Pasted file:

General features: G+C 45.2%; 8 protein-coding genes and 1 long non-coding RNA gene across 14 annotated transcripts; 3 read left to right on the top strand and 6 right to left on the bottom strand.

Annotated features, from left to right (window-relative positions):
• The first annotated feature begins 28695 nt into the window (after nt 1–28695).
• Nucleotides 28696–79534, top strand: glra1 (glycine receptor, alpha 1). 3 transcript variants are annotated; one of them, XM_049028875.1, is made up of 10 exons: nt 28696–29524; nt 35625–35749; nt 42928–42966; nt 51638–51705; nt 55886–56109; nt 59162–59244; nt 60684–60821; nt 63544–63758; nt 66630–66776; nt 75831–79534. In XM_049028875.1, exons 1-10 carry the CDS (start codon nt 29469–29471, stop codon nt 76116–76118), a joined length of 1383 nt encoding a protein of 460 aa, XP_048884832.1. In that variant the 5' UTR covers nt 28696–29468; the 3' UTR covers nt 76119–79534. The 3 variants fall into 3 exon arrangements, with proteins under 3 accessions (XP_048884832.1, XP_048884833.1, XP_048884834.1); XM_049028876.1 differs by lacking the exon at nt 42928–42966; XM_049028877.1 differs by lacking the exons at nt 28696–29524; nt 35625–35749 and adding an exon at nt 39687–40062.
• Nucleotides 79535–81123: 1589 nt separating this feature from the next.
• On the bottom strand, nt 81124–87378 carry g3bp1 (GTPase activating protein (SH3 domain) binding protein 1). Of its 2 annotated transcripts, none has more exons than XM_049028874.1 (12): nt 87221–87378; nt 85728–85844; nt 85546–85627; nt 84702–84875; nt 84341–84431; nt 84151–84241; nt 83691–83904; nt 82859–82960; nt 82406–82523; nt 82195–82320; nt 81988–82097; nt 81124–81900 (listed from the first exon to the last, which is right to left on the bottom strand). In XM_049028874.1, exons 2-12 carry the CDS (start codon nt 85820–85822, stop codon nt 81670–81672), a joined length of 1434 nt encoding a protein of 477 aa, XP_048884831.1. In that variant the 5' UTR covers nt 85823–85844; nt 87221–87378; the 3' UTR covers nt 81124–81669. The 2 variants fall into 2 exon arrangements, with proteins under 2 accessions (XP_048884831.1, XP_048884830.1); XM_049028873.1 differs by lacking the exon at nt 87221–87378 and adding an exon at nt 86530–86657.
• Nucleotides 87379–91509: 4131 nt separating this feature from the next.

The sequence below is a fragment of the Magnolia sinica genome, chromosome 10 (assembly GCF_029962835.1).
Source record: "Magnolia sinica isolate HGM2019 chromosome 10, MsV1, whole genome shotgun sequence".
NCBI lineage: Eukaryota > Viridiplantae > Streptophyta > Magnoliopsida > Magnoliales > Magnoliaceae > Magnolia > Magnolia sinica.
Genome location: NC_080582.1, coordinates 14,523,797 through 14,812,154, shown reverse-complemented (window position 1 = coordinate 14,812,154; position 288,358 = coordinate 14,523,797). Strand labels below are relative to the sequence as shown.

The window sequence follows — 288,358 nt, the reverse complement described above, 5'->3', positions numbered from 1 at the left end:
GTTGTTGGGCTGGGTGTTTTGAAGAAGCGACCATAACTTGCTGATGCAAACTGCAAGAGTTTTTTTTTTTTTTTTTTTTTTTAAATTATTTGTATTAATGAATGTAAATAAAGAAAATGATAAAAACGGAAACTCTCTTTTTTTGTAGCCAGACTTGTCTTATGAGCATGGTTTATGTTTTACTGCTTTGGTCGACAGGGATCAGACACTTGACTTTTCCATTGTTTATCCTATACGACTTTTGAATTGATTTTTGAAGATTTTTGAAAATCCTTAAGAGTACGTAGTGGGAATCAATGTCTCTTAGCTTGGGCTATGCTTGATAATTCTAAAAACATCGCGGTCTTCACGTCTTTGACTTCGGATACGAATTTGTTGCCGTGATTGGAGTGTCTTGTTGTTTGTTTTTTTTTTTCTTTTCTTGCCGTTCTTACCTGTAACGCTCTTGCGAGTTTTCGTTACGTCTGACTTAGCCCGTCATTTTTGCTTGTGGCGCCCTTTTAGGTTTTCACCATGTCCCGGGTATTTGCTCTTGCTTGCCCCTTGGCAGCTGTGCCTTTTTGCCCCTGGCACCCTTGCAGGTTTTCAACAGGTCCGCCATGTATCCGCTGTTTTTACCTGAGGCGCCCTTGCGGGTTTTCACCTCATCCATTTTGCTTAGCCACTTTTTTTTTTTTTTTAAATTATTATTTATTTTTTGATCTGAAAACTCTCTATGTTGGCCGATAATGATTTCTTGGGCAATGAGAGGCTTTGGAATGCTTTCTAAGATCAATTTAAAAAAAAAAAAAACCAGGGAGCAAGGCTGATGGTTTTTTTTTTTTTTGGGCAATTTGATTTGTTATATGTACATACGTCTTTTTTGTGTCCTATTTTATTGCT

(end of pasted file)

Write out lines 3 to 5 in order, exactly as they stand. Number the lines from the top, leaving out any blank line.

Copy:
• The first annotated feature begins 28695 nt into the window (after nt 1–28695).
• Nucleotides 28696–79534, top strand: glra1 (glycine receptor, alpha 1). 3 transcript variants are annotated; one of them, XM_049028875.1, is made up of 10 exons: nt 28696–29524; nt 35625–35749; nt 42928–42966; nt 51638–51705; nt 55886–56109; nt 59162–59244; nt 60684–60821; nt 63544–63758; nt 66630–66776; nt 75831–79534. In XM_049028875.1, exons 1-10 carry the CDS (start codon nt 29469–29471, stop codon nt 76116–76118), a joined length of 1383 nt encoding a protein of 460 aa, XP_048884832.1. In that variant the 5' UTR covers nt 28696–29468; the 3' UTR covers nt 76119–79534. The 3 variants fall into 3 exon arrangements, with proteins under 3 accessions (XP_048884832.1, XP_048884833.1, XP_048884834.1); XM_049028876.1 differs by lacking the exon at nt 42928–42966; XM_049028877.1 differs by lacking the exons at nt 28696–29524; nt 35625–35749 and adding an exon at nt 39687–40062.
• Nucleotides 79535–81123: 1589 nt separating this feature from the next.